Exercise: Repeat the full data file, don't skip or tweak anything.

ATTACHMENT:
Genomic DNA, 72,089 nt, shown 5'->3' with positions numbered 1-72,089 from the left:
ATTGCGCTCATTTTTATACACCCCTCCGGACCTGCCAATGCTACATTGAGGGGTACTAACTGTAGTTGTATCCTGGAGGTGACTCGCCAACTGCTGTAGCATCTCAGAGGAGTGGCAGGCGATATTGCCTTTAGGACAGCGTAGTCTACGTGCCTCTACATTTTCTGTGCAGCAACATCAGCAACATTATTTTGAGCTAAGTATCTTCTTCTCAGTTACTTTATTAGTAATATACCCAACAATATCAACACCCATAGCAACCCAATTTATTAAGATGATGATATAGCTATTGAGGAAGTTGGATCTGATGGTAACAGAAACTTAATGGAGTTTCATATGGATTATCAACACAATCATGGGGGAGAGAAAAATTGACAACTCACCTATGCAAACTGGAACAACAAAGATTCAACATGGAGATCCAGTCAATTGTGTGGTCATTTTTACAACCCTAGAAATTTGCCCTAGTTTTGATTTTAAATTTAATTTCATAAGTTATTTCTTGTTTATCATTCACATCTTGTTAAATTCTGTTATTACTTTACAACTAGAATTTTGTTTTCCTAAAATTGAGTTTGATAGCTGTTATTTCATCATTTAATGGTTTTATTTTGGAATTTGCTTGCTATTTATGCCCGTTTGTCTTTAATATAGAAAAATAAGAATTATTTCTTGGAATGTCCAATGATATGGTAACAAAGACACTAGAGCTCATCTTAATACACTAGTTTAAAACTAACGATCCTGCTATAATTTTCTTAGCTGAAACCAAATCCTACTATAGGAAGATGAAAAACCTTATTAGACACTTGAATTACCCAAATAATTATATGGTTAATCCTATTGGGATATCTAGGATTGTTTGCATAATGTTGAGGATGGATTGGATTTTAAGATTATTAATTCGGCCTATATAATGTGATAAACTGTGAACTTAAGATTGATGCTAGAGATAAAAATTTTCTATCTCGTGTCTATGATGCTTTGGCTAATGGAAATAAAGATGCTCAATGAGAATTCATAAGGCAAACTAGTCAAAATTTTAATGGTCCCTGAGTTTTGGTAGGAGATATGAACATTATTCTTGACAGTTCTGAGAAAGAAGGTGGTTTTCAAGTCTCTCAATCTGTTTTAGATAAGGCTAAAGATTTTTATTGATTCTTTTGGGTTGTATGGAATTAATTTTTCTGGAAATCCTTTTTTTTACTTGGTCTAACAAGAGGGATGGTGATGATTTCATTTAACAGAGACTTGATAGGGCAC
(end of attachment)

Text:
Genomic DNA, 72,089 nt, shown 5'->3' with positions numbered 1-72,089 from the left:
ATTGCGCTCATTTTTATACACCCCTCCGGACCTGCCAATGCTACATTGAGGGGTACTAACTGTAGTTGTATCCTGGAGGTGACTCGCCAACTGCTGTAGCATCTCAGAGGAGTGGCAGGCGATATTGCCTTTAGGACAGCGTAGTCTACGTGCCTCTACATTTTCTGTGCAGCAACATCAGCAACATTATTTTGAGCTAAGTATCTTCTTCTCAGTTACTTTATTAGTAATATACCCAACAATATCAACACCCATAGCAACCCAATTTATTAAGATGATGATATAGCTATTGAGGAAGTTGGATCTGATGGTAACAGAAACTTAATGGAGTTTCATATGGATTATCAACACAATCATGGGGGAGAGAAAAATTGACAACTCACCTATGCAAACTGGAACAACAAAGATTCAACATGGAGATCCAGTCAATTGTGTGGTCATTTTTACAACCCTAGAAATTTGCCCTAGTTTTGATTTTAAATTTAATTTCATAAGTTATTTCTTGTTTATCATTCACATCTTGTTAAATTCTGTTATTACTTTACAACTAGAATTTTGTTTTCCTAAAATTGAGTTTGATAGCTGTTATTTCATCATTTAATGGTTTTATTTTGGAATTTGCTTGCTATTTATGCCCGTTTGTCTTTAATATAGAAAAATAAGAATTATTTCTTGGAATGTCCAATGATATGGTAACAAAGACACTAGAGCTCATCTTAATACACTAGTTTAAAACTAACGATCCTGCTATAATTTTCTTAGCTGAAACCAAATCCTACTATAGGAAGATGAAAAACCTTATTAGACACTTGAATTACCCAAATAATTATATGGTTAATCCTATTGGGATATCTAGGATTGTTTGCATAATGTTGAGGATGGATTGGATTTTAAGATTATTAATTCGGCCTATATAATGTGATAAACTGTGAACTTAAGATTGATGCTAGAGATAAAAATTTTCTATCTCGTGTCTATGATGCTTTGGCTAATGGAAATAAAGATGCTCAATGAGAATTCATAAGGCAAACTAGTCAAAATTTTAATGGTCCCTGAGTTTTGGTAGGAGATATGAACATTATTCTTGACAGTTCTGAGAAAGAAGGTGGTTTTCAAGTCTCTCAATCTGTTTTAGATAAGGCTAAAGATTTTTATTGATTCTTTTGGGTTGTATGGAATTAATTTTTCTGGAAATCCTTTTTTTTACTTGGTCTAACAAGAGGGATGGTGATGATTTCATTTAACAGAGACTTGATAGGGCAC